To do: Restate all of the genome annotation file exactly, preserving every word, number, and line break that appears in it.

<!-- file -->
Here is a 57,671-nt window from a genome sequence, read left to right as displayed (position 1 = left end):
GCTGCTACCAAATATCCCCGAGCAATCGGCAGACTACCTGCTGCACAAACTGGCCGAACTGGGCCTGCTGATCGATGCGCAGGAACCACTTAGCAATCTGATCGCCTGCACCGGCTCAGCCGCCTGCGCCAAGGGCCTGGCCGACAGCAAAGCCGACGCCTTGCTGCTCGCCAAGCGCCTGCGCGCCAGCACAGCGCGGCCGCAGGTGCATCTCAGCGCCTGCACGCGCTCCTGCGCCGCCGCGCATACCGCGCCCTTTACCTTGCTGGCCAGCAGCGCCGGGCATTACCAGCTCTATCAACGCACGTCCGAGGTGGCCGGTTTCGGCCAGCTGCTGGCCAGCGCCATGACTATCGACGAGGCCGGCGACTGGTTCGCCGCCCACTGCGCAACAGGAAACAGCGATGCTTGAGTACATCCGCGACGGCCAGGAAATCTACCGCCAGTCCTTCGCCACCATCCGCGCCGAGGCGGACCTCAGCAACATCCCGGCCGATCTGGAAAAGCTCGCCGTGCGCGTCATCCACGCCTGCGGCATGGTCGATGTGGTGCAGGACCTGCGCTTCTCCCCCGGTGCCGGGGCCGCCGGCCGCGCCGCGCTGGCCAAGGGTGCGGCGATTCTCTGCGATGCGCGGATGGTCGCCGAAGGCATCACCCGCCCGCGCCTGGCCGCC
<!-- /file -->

Here is a 57,671-nt window from a genome sequence, read left to right as displayed (position 1 = left end):
GCTGCTACCAAATATCCCCGAGCAATCGGCAGACTACCTGCTGCACAAACTGGCCGAACTGGGCCTGCTGATCGATGCGCAGGAACCACTTAGCAATCTGATCGCCTGCACCGGCTCAGCCGCCTGCGCCAAGGGCCTGGCCGACAGCAAAGCCGACGCCTTGCTGCTCGCCAAGCGCCTGCGCGCCAGCACAGCGCGGCCGCAGGTGCATCTCAGCGCCTGCACGCGCTCCTGCGCCGCCGCGCATACCGCGCCCTTTACCTTGCTGGCCAGCAGCGCCGGGCATTACCAGCTCTATCAACGCACGTCCGAGGTGGCCGGTTTCGGCCAGCTGCTGGCCAGCGCCATGACTATCGACGAGGCCGGCGACTGGTTCGCCGCCCACTGCGCAACAGGAAACAGCGATGCTTGAGTACATCCGCGACGGCCAGGAAATCTACCGCCAGTCCTTCGCCACCATCCGCGCCGAGGCGGACCTCAGCAACATCCCGGCCGATCTGGAAAAGCTCGCCGTGCGCGTCATCCACGCCTGCGGCATGGTCGATGTGGTGCAGGACCTGCGCTTCTCCCCCGGTGCCGGGGCCGCCGGCCGCGCCGCGCTGGCCAAGGGTGCGGCGATTCTCTGCGATGCGCGGATGGTCGCCGAAGGCATCACCCGCCCGCGCCTGGCCGCC